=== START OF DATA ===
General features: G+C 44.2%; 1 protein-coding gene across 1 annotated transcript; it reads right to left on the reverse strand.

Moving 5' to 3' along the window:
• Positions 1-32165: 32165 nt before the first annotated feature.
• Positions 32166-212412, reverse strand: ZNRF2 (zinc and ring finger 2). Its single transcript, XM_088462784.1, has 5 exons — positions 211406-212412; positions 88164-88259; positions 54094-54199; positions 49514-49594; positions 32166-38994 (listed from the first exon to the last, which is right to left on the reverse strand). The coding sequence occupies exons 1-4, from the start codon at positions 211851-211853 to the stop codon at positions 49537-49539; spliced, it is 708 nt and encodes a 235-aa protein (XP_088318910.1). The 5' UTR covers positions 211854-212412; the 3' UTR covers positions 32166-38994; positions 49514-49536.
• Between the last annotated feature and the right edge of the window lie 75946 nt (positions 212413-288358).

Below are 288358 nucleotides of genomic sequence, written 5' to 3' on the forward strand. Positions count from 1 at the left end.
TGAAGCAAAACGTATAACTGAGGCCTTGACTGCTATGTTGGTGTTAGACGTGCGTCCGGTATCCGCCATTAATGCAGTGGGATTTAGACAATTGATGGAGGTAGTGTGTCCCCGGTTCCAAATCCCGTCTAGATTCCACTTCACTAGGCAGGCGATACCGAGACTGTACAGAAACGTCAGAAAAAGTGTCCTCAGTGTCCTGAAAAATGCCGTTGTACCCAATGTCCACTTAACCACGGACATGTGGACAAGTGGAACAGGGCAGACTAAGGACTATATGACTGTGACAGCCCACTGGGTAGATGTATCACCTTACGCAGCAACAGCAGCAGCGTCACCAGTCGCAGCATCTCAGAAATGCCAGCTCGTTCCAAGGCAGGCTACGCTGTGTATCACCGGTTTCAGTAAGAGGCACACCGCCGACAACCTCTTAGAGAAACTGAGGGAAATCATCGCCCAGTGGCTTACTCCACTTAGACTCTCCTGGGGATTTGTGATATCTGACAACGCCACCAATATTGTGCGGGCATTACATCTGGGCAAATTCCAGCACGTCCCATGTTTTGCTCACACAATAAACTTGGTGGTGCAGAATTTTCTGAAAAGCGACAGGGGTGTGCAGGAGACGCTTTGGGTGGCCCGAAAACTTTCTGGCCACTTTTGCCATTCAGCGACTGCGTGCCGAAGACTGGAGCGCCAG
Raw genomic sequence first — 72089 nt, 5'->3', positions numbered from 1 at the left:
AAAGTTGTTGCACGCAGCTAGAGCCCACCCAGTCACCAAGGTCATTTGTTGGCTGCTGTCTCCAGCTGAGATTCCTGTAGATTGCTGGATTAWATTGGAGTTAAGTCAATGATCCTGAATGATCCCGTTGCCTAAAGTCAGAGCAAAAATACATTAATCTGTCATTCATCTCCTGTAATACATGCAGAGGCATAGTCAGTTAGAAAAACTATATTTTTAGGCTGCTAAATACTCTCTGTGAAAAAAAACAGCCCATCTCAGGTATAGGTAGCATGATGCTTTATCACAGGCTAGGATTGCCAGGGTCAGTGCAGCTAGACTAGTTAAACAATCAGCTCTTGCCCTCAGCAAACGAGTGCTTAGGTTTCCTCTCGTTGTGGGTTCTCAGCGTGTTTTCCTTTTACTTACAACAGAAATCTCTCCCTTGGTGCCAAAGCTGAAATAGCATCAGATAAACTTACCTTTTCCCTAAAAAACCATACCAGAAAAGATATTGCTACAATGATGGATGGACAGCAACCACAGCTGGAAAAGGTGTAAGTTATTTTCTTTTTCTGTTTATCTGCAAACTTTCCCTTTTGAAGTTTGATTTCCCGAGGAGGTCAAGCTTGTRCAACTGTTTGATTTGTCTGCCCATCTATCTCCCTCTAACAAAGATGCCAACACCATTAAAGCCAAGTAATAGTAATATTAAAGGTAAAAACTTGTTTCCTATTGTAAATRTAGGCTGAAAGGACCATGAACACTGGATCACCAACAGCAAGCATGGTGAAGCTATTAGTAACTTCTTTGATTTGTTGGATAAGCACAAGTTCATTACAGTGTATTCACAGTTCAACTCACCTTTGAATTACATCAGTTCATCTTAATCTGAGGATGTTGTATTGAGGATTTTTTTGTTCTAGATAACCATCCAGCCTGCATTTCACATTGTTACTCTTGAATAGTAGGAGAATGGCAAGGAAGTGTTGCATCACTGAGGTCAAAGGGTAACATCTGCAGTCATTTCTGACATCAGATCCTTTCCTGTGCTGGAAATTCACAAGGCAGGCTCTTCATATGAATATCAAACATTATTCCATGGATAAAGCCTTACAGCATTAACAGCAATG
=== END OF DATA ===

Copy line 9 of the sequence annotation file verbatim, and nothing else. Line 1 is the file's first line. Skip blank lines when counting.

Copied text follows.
AAAGTTGTTGCACGCAGCTAGAGCCCACCCAGTCACCAAGGTCATTTGTTGGCTGCTGTCTCCAGCTGAGATTCCTGTAGATTGCTGGATTAWATTGGAGTTAAGTCAATGATCCTGAATGATCCCGTTGCCTAAAGTCAGAGCAAAAATACATTAATCTGTCATTCATCTCCTGTAATACATGCAGAGGCATAGTCAGTTAGAAAAACTATATTTTTAGGCTGCTAAATACTCTCTGTGAAAAAAAACAGCCCATCTCAGGTATAGGTAGCATGATGCTTTATCACAGGCTAGGATTGCCAGGGTCAGTGCAGCTAGACTAGTTAAACAATCAGCTCTTGCCCTCAGCAAACGAGTGCTTAGGTTTCCTCTCGTTGTGGGTTCTCAGCGTGTTTTCCTTTTACTTACAACAGAAATCTCTCCCTTGGTGCCAAAGCTGAAATAGCATCAGATAAACTTACCTTTTCCCTAAAAAACCATACCAGAAAAGATATTGCTACAATGATGGATGGACAGCAACCACAGCTGGAAAAGGTGTAAGTTATTTTCTTTTTCTGTTTATCTGCAAACTTTCCCTTTTGAAGTTTGATTTCCCGAGGAGGTCAAGCTTGTRCAACTGTTTGATTTGTCTGCCCATCTATCTCCCTCTAACAAAGATGCCAACACCATTAAAGCCAAGTAATAGTAATATTAAAGGTAAAAACTTGTTTCCTATTGTAAATRTAGGCTGAAAGGACCATGAACACTGGATCACCAACAGCAAGCATGGTGAAGCTATTAGTAACTTCTTTGATTTGTTGGATAAGCACAAGTTCATTACAGTGTATTCACAGTTCAACTCACCTTTGAATTACATCAGTTCATCTTAATCTGAGGATGTTGTATTGAGGATTTTTTTGTTCTAGATAACCATCCAGCCTGCATTTCACATTGTTACTCTTGAATAGTAGGAGAATGGCAAGGAAGTGTTGCATCACTGAGGTCAAAGGGTAACATCTGCAGTCATTTCTGACATCAGATCCTTTCCTGTGCTGGAAATTCACAAGGCAGGCTCTTCATATGAATATCAAACATTATTCCATGGATAAAGCCTTACAGCATTAACAGCAATG